Esther Bennett in conversation with: Hannah Horton

Written by | Artists, News, Women in Jazz Media

British Female Jazz Saxophonist Hannah Horton is a rising star in the UK Jazz scene and has performed with many great jazz artists including Ian Shaw, Amy Winehouse, John Etheridge, Tina May, Georgia Mancio, Polly Gibbons, Natalie Williams, Esther Bennett and Irene Serra; and at venues including Ronnie Scott’s, Pizza Express Dean St, The 606, The Pheasantry, Love Supreme Jazz Festival, Royal Festival Hall and The Barbican. She has also toured in Europe and USA with Shapla Salique and is causing a huge buzz with her new album ‘Inside Out’ with incredible reviews and sell out performances.  In her own words “Inside Out is a reflection that throughout life we grow, we as humans build resilience and how time teaches us confidence, inner strength and acceptance.”

Esther Bennett by Piotr Syrek

As part of a new series, we invited team member and fellow jazz artist, Esther Bennett to put five questions to some of the artists performing at this years EFG London Jazz Festival as part of our Women in Jazz Media event at Toulouse Lautrec.

What does Jazz and being a Jazz Artist mean to you?

Jazz is a huge part of ‘me’ and without it I would not be complete! To me jazz is a way of me feeling confident to express myself through original compositions, improvisation, interpreting standards and collaborations. Jazz gives me the freedom and excitement to be creative and to work with many other amazing musicians along my musical journey. I am always learning and developing with jazz and I love that ever evolving element. Being a jazz artist is all consuming and amazing at the same time. Having just released my new album ‘Inside Out’ there’s a lot of promotion and planning involved whereas before the album, I was composing and trying new ideas out a lot. Being an artist is about juggling all the different elements needed to get your music out there and at the same time ever learning, developing, collaborating and of course having fun. I’m also enjoying giving something back to the jazz players of the future by directing and mentoring J Steps and some other amazingly talented young jazzers.

What musical influences and experiences do you think shaped the artist you are today?

Photo by Nicholas Sleep

There are many musical influences and experiences that have shaped the artist I am today, and I know there are many more yet to come! Throughout the 8 or so years of formal training via Junior Guildhall, Goldsmiths College, and Trinity College of Music I have been mentored by amazing musicians and tutors who have influenced the artist I am today. As a teen I played in many local and national groups and companies (such as NJYO, NYMT) and jammed with many peers. Going to lots of live concerts and gigs has also influenced me not just musically but also in how I perform and deliver my music as an artist. It’s so hard to narrow down the greats who have influenced me, so to name a few: Stan Getz, John Coltrane, Jan Garbarek, McCoy Tyner, Keith Jarrett, Bill Evans, Igor Stravinsky, Maurice Ravel, Gerald Finzi, John Rutter and the list goes on…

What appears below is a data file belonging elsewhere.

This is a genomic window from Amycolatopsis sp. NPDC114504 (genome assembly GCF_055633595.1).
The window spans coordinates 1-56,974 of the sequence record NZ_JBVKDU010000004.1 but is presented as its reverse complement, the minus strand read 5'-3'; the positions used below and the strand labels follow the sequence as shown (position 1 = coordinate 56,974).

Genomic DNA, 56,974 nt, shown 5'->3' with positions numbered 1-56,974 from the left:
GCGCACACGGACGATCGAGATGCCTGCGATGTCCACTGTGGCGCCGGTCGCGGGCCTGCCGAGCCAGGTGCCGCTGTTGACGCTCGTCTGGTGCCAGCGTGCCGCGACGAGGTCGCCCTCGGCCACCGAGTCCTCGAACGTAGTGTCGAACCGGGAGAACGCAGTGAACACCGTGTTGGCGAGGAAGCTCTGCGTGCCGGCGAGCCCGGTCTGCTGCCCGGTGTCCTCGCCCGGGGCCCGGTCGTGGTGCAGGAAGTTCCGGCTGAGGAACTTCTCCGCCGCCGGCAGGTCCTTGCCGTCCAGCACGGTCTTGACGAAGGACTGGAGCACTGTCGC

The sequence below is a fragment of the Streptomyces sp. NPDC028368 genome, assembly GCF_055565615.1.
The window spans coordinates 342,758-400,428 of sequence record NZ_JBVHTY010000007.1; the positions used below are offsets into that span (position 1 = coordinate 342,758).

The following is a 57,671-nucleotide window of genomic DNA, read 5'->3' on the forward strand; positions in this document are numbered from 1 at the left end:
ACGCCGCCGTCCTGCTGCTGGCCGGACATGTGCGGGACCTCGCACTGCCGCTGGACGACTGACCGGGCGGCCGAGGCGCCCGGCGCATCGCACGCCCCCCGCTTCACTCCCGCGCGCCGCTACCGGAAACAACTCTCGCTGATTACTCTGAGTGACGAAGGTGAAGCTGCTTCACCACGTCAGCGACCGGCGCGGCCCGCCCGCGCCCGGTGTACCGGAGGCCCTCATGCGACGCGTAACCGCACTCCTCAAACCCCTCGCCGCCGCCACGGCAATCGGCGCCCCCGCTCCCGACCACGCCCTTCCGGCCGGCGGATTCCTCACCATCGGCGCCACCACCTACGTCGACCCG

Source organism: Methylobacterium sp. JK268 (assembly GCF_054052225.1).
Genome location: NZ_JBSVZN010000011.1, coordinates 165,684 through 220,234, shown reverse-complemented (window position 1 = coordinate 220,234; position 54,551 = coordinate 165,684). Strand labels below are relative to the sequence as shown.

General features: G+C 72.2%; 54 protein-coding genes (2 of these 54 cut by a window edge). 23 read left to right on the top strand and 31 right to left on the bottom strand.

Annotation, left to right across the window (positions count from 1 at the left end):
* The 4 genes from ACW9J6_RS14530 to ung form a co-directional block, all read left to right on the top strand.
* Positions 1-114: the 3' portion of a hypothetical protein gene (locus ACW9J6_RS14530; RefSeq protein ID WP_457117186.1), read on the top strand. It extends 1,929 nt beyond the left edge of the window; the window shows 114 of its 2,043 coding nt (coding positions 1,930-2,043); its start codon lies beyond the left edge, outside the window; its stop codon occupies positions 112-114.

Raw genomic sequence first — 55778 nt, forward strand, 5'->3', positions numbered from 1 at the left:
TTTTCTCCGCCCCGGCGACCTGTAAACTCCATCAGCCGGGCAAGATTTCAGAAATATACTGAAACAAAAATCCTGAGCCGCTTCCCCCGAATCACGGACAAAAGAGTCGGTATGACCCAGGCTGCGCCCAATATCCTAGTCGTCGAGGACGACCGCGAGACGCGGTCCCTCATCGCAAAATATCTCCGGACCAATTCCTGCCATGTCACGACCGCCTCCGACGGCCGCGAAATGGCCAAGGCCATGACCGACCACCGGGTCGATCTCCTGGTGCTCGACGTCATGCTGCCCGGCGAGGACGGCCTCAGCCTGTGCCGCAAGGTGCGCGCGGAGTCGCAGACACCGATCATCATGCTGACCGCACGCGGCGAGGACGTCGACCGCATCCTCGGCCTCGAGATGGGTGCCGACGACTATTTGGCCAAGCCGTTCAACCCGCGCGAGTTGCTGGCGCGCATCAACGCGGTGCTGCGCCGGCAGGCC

What non-musical influences and experiences do you think shaped the artist you are today?

This is an interesting one for me! Two constant influences are nature and emotion. I love nature, everything about it, so living in the countryside is perfect for me! I am inspired by the birds, the flowers, sound of the air, the seasons, haw frost to name only a few. The inspiration from emotion has grown through time. As we get older, but maybe no wiser ha ha, we accept our emotions more and acknowledge them. I have allowed these emotions to influence the music I compose and how I play: the intensity, the character, the freedom. Recently my father passing away after his long battle with cancer last year, and the pandemic which has affected all of us, have really influenced the music I create and also how I create it.

Photo by Ron Milsom

What do you think is important about the existence and work of Women in Jazz Media and how do you think it will affect and benefit the jazz world?

I am so pleased WIJM exists. WIJM community feels a very supportive and inclusive family and one where we all support each other, which I feel is very refreshing. Your Parliamentary Jazz Award was well deserved. Personally I have discovered lots more jazz artists, authors and photographers through you which has been great. WIJM show so much jazz to the world and that definitely benefits the jazz world. You are also helping to address the gender imbalance in jazz and highlighting females and non-binary doing their ‘jazz thing’. By showing this the jazz world are getting more used to us in jazz – thank you!

What are you going to be performing for us on your WIJM EFG London Jazz festival night?

I am so excited to be performing on 13th Nov at Toulouse Lautrec for WIJM. We will be performing tracks from my newly released album ‘Inside Out’ and much more, including originals and even an unexpected track from Mary Poppins and a Morris dance like you’ve never heard it before! This will be our next London date after launching my album to a full house at the 606 club on 22nd Sept.

To find out more about Hannah Horton: Website

For tickets to see Hannah at EFG London Jazz Festival: Ticket Link


Last modified: October 23, 2021